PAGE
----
Ask middle-aged women which physical changes have surprised them, and they’ll talk about joints: aching knees, fragile ankles, sore shoulders that restrict range of motion.
The less common complaints are about bathroom habits. “Jumping makes me pee!” says a 56-year-old yoga instructor and nutrition coach. Another woman, 62, says simply “constipation” when asked about the physical change she least expected.
Our skin starts to dry out as early as our late 20s. We begin to lose muscle mass in our 30s. By our 40s, we see parentheses flank our mouths and darker circles beneath our eyes. But for some of us who have been athletic all our lives, the hardest signs of aging are the physical limitations.
“The payback for pushing yourself too hard gets worse as you age,” says Web MD, a valuable online resource for both diagnosis and healing of athletic injuries.
Gayle Winegar, president and co-owner of the SweatShop in St. Paul, Minn. — a Pilates- and strength-based studio that attracts women of middle age and older — agrees that shoulders and knees become more vulnerable with age. And injuries take longer to heal. “You get one injury, and that has a downward spiral. It’s hard to get up to the frequency, intensity and duration you had before,” she explains.
Slow down, you move too fast
Ego invariably is at the core of my athletic injuries. Whether it was the right hamstring muscles I blew out by showing off during a step aerobics class I was teaching, or the advice I failed to heed in my late 40s that middle-aged runners are less prone to injury if they slow down and even take “walk breaks” on their runs, I have consistently yielded to that competitive drive to keep up, win, be the best or — most humbling, in hindsight — to appear younger than I am.
Now, at 57, I finally recognize that if I don’t act my age, I’ll be sidelined.
I practice yoga at Core Power, a high-octane urban chain that attracts primarily young professionals. I joined in February 2011, desperate for the 104-degree rooms and chance to sweat during a typically frigid Minnesota winter. I also wanted Western-style yoga classes that focused more on fitness and rigorous workouts than Eastern philosophy.
Proudly referring to myself as the Oldest Woman in Yoga, I jumped into the most demanding classes, determined to keep pace with the youthful peacocks whose “body art” danced as they flowed through the poses.
Months later, I sustained a shoulder injury from doing the difficult Chaturanga Dandasana (yoga push-up) pose too quickly and with insufficient back and abdominal strength. It cost me weeks in physical therapy and a three-month hiatus from Core Power.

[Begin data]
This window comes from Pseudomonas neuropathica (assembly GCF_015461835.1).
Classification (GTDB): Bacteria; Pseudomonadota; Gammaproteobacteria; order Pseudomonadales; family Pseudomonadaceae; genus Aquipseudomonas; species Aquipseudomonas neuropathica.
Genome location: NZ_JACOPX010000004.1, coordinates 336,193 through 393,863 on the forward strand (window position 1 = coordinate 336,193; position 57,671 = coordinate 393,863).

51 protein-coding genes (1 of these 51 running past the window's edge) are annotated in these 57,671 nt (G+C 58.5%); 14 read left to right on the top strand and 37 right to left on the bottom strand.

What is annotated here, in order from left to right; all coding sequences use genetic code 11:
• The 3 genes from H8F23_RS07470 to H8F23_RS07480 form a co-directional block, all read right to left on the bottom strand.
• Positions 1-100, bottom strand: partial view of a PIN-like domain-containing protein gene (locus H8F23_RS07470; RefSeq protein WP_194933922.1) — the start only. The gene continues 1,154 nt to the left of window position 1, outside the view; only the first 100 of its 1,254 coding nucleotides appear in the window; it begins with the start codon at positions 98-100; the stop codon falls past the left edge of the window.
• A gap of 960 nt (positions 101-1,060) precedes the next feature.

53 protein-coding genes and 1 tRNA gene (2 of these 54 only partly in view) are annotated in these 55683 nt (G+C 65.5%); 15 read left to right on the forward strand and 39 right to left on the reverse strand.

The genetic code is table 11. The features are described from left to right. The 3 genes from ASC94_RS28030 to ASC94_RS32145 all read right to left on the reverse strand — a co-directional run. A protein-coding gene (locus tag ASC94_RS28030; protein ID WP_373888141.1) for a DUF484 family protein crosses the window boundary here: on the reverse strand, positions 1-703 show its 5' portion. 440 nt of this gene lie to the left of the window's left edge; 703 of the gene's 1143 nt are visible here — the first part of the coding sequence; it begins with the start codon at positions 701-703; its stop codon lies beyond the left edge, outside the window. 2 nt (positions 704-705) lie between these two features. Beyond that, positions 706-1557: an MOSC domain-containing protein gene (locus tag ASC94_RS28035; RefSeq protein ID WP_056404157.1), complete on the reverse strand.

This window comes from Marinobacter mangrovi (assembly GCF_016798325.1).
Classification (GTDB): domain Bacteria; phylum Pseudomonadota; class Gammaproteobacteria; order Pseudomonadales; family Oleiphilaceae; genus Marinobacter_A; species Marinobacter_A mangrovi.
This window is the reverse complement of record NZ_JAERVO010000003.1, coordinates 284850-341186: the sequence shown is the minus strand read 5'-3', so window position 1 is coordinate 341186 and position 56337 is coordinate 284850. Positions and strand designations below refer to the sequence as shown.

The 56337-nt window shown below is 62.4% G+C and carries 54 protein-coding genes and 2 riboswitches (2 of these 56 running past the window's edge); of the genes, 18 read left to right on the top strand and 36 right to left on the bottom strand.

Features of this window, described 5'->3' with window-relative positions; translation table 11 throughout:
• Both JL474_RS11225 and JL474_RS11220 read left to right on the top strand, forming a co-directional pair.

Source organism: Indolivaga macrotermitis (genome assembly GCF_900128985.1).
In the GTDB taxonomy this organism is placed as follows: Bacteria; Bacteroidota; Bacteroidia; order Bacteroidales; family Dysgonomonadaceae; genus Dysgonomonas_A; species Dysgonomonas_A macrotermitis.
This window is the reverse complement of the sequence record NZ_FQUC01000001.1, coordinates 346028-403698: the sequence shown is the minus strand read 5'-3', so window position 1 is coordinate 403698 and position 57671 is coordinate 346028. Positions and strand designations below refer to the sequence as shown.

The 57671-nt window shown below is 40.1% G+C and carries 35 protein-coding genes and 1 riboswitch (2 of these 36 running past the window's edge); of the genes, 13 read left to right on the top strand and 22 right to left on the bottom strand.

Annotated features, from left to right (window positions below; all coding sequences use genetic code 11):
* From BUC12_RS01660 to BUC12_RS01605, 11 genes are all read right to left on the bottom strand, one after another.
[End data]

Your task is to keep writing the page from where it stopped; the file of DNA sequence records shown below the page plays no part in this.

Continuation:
Older and wiser
Ego is the antithesis of what a yoga practice is supposed to be about. But that pastoral ideal — to “stay on your mat,” to focus solely on your own breath, to resist comparing body types and flexibility — is difficult to practice at a Type A studio like Core Power. And for a Type A practitioner like me.
Then I figured out that injury could heal me, not only the other way around.
When I returned to Core Power, I went to slower-moving, balance-focused classes that don’t include multiple repetitions of Chaturanga. I learned the 26 poses of hot yoga and sought out teachers who are closer to my age. And, just as yoga calls us to take its spiritual tenets with us off the mat, out into the world, I began to look at myself and others differently.
The Oldest Woman in Yoga quit mentally competing and comparing. If the loose skin shows on my lower belly, stretched twice — mightily — by nearly 10-pound baby boys, so be it. To paraphrase Gloria Steinem: “This is what 57 looks like.”
I ask instructors how to modify for my tight hips and weak left shoulder. I warmly greet the young women who clean the studios and bathrooms, and strike up conversations with other middle-aged women.
And, in an effort to focus less on being thin than being strong, I tried a TRX class at the SweatShop.
“I would love to look good in an Academy Awards ball gown, but that no longer is the highest thing on my list,” says Winegar, who founded the SweatShop in 1981, at the cusp of what would become a booming fitness movement. “Now, I want to get up without an achy back or stiff hands or feet that don’t work or a shoulder that doesn’t move.
“Women need different things at all stages of life.”
Lesson learned: I am working to accept my age rather than denying it. If enough of us come to celebrate the inevitable, society may see the wisdom that comes with wrinkles.